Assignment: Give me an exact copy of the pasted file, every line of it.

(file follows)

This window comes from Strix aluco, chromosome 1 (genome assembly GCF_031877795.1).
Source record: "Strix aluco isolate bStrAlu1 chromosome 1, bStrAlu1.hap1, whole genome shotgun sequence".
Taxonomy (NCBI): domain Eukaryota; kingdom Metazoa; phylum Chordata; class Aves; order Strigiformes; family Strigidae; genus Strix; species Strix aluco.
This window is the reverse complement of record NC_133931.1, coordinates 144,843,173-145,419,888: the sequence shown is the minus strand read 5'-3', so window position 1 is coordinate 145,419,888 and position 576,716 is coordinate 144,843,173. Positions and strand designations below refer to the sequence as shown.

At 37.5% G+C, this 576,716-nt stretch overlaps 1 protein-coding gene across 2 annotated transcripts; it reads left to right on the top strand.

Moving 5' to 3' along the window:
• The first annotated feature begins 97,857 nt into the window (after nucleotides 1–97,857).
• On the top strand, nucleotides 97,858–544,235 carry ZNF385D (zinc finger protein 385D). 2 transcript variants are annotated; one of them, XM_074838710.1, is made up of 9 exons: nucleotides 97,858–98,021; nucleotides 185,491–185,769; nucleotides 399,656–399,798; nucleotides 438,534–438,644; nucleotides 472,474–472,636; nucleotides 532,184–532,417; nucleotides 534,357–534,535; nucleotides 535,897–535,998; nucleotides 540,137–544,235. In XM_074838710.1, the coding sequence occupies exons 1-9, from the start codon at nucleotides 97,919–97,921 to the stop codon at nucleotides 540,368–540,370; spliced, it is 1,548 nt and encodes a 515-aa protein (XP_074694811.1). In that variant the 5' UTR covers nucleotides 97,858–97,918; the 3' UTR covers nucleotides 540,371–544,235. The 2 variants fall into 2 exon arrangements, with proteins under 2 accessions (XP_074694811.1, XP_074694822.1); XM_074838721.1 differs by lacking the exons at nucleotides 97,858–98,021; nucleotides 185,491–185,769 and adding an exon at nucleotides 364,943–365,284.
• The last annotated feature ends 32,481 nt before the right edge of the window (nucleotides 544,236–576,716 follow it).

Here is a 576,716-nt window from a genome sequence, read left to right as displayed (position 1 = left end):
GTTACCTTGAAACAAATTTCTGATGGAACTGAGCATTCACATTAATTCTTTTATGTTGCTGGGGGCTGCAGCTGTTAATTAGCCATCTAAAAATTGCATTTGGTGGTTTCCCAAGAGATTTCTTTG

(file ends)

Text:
This window comes from Strix aluco, chromosome 1 (genome assembly GCF_031877795.1).
Source record: "Strix aluco isolate bStrAlu1 chromosome 1, bStrAlu1.hap1, whole genome shotgun sequence".
Taxonomy (NCBI): domain Eukaryota; kingdom Metazoa; phylum Chordata; class Aves; order Strigiformes; family Strigidae; genus Strix; species Strix aluco.
This window is the reverse complement of record NC_133931.1, coordinates 144,843,173-145,419,888: the sequence shown is the minus strand read 5'-3', so window position 1 is coordinate 145,419,888 and position 576,716 is coordinate 144,843,173. Positions and strand designations below refer to the sequence as shown.

At 37.5% G+C, this 576,716-nt stretch overlaps 1 protein-coding gene across 2 annotated transcripts; it reads left to right on the top strand.

Moving 5' to 3' along the window:
• The first annotated feature begins 97,857 nt into the window (after nucleotides 1–97,857).
• On the top strand, nucleotides 97,858–544,235 carry ZNF385D (zinc finger protein 385D). 2 transcript variants are annotated; one of them, XM_074838710.1, is made up of 9 exons: nucleotides 97,858–98,021; nucleotides 185,491–185,769; nucleotides 399,656–399,798; nucleotides 438,534–438,644; nucleotides 472,474–472,636; nucleotides 532,184–532,417; nucleotides 534,357–534,535; nucleotides 535,897–535,998; nucleotides 540,137–544,235. In XM_074838710.1, the coding sequence occupies exons 1-9, from the start codon at nucleotides 97,919–97,921 to the stop codon at nucleotides 540,368–540,370; spliced, it is 1,548 nt and encodes a 515-aa protein (XP_074694811.1). In that variant the 5' UTR covers nucleotides 97,858–97,918; the 3' UTR covers nucleotides 540,371–544,235. The 2 variants fall into 2 exon arrangements, with proteins under 2 accessions (XP_074694811.1, XP_074694822.1); XM_074838721.1 differs by lacking the exons at nucleotides 97,858–98,021; nucleotides 185,491–185,769 and adding an exon at nucleotides 364,943–365,284.
• The last annotated feature ends 32,481 nt before the right edge of the window (nucleotides 544,236–576,716 follow it).

Here is a 576,716-nt window from a genome sequence, read left to right as displayed (position 1 = left end):
GTTACCTTGAAACAAATTTCTGATGGAACTGAGCATTCACATTAATTCTTTTATGTTGCTGGGGGCTGCAGCTGTTAATTAGCCATCTAAAAATTGCATTTGGTGGTTTCCCAAGAGATTTCTTTG